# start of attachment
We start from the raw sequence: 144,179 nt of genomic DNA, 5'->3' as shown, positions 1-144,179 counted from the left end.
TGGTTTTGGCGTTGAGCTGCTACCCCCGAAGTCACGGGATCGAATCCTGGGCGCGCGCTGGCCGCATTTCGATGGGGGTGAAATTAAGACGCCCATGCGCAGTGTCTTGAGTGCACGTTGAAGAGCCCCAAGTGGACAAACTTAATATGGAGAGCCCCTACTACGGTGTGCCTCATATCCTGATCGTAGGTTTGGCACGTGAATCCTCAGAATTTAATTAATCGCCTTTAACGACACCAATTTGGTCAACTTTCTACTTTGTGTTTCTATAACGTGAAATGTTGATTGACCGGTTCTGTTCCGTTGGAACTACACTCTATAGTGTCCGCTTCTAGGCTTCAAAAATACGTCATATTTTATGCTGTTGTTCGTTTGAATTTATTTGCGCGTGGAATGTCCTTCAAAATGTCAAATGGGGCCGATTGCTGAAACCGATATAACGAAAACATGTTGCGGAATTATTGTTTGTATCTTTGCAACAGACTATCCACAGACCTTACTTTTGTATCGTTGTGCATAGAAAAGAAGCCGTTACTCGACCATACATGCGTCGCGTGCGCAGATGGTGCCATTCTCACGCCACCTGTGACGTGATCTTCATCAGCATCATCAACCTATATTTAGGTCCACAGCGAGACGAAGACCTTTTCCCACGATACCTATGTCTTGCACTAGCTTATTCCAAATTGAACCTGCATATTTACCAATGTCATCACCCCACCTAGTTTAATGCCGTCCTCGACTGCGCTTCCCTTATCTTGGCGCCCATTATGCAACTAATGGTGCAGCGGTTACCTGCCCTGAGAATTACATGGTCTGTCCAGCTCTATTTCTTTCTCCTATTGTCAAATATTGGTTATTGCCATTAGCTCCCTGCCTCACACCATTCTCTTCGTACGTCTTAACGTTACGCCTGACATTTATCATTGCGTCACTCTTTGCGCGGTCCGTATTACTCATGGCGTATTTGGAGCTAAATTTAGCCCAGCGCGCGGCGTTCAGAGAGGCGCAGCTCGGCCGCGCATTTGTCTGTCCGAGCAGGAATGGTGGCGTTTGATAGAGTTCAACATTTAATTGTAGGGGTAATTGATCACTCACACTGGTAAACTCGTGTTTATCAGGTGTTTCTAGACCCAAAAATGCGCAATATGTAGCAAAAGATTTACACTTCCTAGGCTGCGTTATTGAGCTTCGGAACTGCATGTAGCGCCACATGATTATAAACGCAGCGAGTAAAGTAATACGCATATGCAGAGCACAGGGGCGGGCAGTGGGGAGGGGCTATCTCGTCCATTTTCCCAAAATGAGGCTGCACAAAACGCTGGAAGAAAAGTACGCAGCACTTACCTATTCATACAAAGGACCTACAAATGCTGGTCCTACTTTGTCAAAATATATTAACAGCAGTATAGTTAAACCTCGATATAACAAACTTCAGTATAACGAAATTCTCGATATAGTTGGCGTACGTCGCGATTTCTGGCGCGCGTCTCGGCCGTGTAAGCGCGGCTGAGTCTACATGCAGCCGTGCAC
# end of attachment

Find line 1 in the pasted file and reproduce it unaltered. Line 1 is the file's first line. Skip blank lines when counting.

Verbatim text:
We start from the raw sequence: 144,179 nt of genomic DNA, 5'->3' as shown, positions 1-144,179 counted from the left end.